Albert Schweitzer, philosopher and winner of the Nobel Peace Prize, said,
Example is not the main thing in influencing others, it is the only thing.
The most important action a leader can take is to set an example. A successful business cannot sustain itself by standing still. Today’s leaders regularly are called upon to lead employees through projects that change the way they do business. Change is scary. Whether implementing a new technology, improving a process, reorganizing the company or handling a management shakeup, a leader must model the change with authenticity and courage before employees will follow and adapt to the new way of doing things.
Rosa Parks refused to obey segregation laws and give up her seat on a bus in 1955. The time had come for a change. With passive resistance, Rosa Parks led by example. Her action on a bus that day resulted in a civil rights movement that ultimately changed the culture of a nation. Rosa Parks knew she would have to face the consequences of her resistance. Her act of deviance was courageous because she overcame her fear of those unknown consequences and chose to act regardless.
The extent and pace of change that leaders and employees face in business today is unprecedented. Great leaders are needed to inspire employees to overcome their fears of the unknown and adjust to change. To be believed by employees, leaders must be authentic. To lead by example means to act in a way that is true to you and your style.
Rosa Parks’ action was impactful because it was unique to her situation. A seamstress returning home on the bus after a long day at work doesn’t want to change seats or stand in the aisle of a bus. Parks’ act of remaining in her seat was true to her situation, and that is why it resonated so strongly with others. People could relate to her feelings—no matter the color of their skin.
When you lead by example, there is no need to issue orders or tell people what to do; no need to force people to do things they don’t want to do. Instead, inspire others simply by doing it the way it should be done. Rosa Parks demonstrated leadership through example.
Whatever change you wish to lead, be authentic and courageous in your leadership. First find your own way through the change—and then lead the way for others.
Remember: You are always “on stage.” Your team is watching everything you do and how you react. Approximately 60 percent of communications are non-verbal. You may not have to say a thing to set an example.
Note: A version of this article was originally posted on Blogging4Jobs on July 8, 2015.
There were no job gains in the Financial Activities sector in September, according to the Bureau of Labor Statistics (BLS) Jobs Report released on Friday. Financial Activities, which includes the banking, securities, insurance and real estate sub-sectors, has added 147,000 jobs to the economy over the last twelve months.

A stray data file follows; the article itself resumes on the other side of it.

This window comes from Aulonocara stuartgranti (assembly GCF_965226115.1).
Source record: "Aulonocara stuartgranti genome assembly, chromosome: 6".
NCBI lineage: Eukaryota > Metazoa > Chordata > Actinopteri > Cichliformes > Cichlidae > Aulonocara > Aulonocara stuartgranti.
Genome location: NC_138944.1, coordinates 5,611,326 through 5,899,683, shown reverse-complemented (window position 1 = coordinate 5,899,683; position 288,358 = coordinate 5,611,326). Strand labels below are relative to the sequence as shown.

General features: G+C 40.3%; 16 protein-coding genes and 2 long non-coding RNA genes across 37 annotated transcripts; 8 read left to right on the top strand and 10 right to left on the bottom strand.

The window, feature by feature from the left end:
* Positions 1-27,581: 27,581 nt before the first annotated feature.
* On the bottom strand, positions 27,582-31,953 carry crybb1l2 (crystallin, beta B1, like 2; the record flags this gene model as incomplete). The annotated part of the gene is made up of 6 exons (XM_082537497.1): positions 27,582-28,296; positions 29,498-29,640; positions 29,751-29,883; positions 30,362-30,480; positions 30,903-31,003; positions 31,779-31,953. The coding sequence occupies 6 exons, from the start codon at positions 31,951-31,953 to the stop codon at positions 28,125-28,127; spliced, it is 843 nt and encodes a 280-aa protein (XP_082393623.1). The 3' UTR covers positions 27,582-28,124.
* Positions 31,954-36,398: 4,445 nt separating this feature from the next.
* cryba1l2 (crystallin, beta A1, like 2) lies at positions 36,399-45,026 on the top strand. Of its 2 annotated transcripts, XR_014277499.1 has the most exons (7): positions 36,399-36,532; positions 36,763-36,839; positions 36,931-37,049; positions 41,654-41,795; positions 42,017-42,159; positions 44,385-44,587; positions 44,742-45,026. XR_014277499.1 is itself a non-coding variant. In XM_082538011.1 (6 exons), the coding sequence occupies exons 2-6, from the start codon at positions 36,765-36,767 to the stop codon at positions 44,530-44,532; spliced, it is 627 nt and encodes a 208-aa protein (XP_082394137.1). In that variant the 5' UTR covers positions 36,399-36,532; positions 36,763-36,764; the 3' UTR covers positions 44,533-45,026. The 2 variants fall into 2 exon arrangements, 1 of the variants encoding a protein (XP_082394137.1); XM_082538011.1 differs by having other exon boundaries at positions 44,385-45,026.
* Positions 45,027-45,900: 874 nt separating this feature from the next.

In September, a small number of job gains occurred in insurance (+2,000) and real estate (+1,000) that were offset by job losses in banking (-2,000) and securities (-1,000).
Over the last twelve months, insurance added 72,000 jobs, real estate grew by 42,000 and securities gained 18,000 jobs. During the same period, commercial banking lost 17,000 jobs.
Average weekly earnings of Financial Activities jobs increased by 3% over the year.
The September employment numbers are considered preliminary by the BLS and are subject to revision.
In an article from the April 2015 issue of HR Magazine, author Dori Meinert discusses the qualitative approaches to employee performance appraisals being chosen by many companies. The elimination of performance ratings and stack ranking of employees are developing trends highlighted in the article.
Four years ago, Adobe Systems Inc. used the type of traditional performance review system that a vast majority of companies still use. Its 11,000 employees were ranked on a scale of 1 to 4 in what one Adobe manager describes as a “soul-crushing exercise.”
Right after review time each year, the HR team saw a disturbing spike in voluntary turnover as disheartened employees—many of them good workers—left the company.
David Covington, CEO & President of Recovery Innovations, Inc., has written a great article comparing the Big Hairy Audacious Goals (BHAG) of overcoming smallpox, polio and HIV to the goal of eliminating death by suicide.
Originally posted on davidwcovington.com:
At the recent Healthcare Analytics conference in Salt Lake City, Good to Great author and leadership guru Jim Collins, who coined the term Big Hairy Audacious Goal (BHAG), inspired us with an amazing story of grit and determination. He recounted how seven years earlier, big wall rock climber Tommy Caldwell asked him, “What if your BHAG is not actually attainable?”
Caldwell wanted to free climb El Capitan’s Dawn Wall, a steep rock face with extreme pitches and hardly any vertical cracks (which climbers wedge hands and feet into to help them ascend).
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